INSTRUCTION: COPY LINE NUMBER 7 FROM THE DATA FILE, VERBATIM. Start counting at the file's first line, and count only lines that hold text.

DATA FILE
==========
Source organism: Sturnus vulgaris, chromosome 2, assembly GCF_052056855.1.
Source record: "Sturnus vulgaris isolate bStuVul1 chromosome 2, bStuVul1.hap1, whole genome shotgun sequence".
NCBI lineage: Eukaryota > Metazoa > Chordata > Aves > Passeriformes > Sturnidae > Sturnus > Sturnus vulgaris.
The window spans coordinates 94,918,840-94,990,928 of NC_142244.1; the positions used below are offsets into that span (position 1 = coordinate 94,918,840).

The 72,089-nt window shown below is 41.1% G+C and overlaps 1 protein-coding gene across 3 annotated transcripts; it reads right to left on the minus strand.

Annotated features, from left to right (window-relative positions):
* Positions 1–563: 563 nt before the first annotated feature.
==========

* Positions 1–563: 563 nt before the first annotated feature.